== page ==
It arrived last week and I’m really happy with my purchase ^_^ It’s the book by Tim R. Matheson called “Japanese Verbs – Saying What You Mean”.
Some photos (I apologize for the weak quality u_u):
If you know and like Tim’s material from his website you’ll certainly won’t regret buying this book. The contents are explained in a clear, simple manner, always with examples to aid the comprehension. It has helped me immensely to understand the language and to form sentences, all the Japanese that I can speak and understand is thanks to Mr. Tim’s works ^_^
Besides the Japanese verbs lessons it also features other relevant materials to complement your learning and the good thing is that you can use it if you’re just starting to learn Japanese Grammar and also if you’re a more advanced student.
I have written, very briefly, about Japanese adjectives here and since I’m currently reviewing them, I thought it would be a good idea to add a little more info on this subject.
In the other post is mentioned how to use them in a plain positive way, so now let’s see plain negative:
For true adjectives just drop the final i , add ku and then nai.
おいしくない Oishiku nai (it’s not delicious)
寒くないsamuku nai (it’s not cold)
For quasi – adjectives add de and then nai.
べんりでない Benri de nai (it’s not convenient)
元気でない Genki de nai (not feeling well)
Taken from Tim Matheson’s Japanese Adjectives available in http://www.timwerx.net/home/index.htm .
Recently I’ve been studying Japanese adjectives, I felt like that was missing in my studies and it’s something needed for making sentences (actually I’ve studied them before, but very midly…)
Tim Matheson’s study material has been a great support, since everything is explained in a clear language with good examples and in a logical sequence.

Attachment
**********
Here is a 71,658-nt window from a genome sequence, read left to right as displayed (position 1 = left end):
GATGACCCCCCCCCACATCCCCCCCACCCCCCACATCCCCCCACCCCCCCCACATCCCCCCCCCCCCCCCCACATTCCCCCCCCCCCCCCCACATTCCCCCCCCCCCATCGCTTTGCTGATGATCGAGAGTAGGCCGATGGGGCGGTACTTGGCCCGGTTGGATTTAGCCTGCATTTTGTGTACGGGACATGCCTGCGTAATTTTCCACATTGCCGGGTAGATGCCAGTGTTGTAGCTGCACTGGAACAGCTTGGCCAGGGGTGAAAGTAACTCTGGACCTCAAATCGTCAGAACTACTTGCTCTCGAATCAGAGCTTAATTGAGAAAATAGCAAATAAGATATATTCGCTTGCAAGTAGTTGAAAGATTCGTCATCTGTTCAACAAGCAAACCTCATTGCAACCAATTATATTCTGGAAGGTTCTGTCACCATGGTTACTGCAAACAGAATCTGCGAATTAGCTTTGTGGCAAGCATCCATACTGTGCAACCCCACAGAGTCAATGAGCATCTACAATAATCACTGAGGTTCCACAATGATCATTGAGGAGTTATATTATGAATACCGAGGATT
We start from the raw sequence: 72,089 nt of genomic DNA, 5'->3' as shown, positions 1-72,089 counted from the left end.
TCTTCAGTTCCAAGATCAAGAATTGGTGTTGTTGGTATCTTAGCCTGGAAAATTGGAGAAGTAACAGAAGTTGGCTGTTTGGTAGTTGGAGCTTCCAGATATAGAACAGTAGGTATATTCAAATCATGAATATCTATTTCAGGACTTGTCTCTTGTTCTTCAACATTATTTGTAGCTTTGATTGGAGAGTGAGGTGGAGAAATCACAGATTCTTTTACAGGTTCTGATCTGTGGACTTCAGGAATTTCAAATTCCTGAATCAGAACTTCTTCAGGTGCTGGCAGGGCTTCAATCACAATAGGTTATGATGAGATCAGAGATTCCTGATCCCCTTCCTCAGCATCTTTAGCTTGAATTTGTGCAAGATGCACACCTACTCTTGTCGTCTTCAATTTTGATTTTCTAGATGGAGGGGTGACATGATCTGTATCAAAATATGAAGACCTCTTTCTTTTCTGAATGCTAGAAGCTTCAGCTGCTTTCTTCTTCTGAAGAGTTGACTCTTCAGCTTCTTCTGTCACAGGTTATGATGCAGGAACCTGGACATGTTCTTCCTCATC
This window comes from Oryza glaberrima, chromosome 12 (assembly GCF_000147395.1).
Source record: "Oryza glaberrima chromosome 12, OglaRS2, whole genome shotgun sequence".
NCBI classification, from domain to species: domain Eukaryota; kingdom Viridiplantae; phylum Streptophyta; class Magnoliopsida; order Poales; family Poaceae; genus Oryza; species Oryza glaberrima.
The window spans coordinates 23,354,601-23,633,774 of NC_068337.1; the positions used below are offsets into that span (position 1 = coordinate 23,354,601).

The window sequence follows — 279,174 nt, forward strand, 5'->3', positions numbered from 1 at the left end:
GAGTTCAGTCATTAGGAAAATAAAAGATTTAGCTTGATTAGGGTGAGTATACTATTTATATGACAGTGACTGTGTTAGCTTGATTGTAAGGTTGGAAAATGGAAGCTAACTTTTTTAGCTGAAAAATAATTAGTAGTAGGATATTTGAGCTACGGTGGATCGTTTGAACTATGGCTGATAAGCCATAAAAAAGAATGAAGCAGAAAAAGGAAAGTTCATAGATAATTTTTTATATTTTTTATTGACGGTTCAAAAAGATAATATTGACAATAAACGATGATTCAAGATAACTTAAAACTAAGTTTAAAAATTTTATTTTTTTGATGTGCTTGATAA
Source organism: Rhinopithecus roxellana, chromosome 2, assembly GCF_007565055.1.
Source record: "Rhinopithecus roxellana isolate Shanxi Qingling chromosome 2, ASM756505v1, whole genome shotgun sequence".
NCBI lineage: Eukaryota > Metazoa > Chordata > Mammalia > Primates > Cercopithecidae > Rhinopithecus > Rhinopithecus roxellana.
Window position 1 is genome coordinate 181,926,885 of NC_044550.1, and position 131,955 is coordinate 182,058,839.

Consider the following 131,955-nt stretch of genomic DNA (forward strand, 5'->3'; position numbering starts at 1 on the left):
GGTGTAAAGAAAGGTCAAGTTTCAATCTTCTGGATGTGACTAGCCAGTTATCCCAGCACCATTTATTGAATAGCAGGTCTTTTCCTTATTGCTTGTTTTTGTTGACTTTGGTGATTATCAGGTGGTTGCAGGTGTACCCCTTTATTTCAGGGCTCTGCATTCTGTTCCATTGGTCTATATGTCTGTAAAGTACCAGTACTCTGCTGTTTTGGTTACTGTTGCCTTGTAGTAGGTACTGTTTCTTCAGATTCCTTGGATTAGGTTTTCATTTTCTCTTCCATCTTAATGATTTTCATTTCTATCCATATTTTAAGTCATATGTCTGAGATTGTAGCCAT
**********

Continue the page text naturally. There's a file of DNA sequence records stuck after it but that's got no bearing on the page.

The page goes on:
So, there’s true adjectives that end in i and in shii, they remain unchanged despite appearing after or before the noun. Examples are given by me, I hope that there are no mistakes! ^^;
Example: Sabishii (lonely)
Sono kodomo wa sabishii desu (That child is lonely)
Sabishii kodomo wa kouen ni asobimasu. (A lonely child is playing in the park)
Quasi – adjectives (sometimes referred to as na adjectives) have na attached when they come before the noun and drop the na if they come after the noun.
Example: Kirei (pretty)
Kore wa kirei na hana desu (This is a pretty flower)
Kono neko wa kirei desu (This cat is pretty)
These are the basics, to use adjectives properly I recommend (again) Tim Matheson’s work, this time his Japanese Adjectives available in his website http://www.timwerx.net/home/index.htm.
Tim’s Takamatsu Home is one of my favorite websites concerning Japanese study resources. His “Japanese Verbs” are an amazing study aid for Japanese grammar, especially if you’re like me and have been scared many times by annoying and hard to understand textbooks.
All the information is vell organized and explained, I’ve been really making progresses thanks to these materials.
Besides the Japanese language, his site also features photos albums and other subjects, like the Japanese year and holidays.
I strongly advise every Japanese language student to check out his work!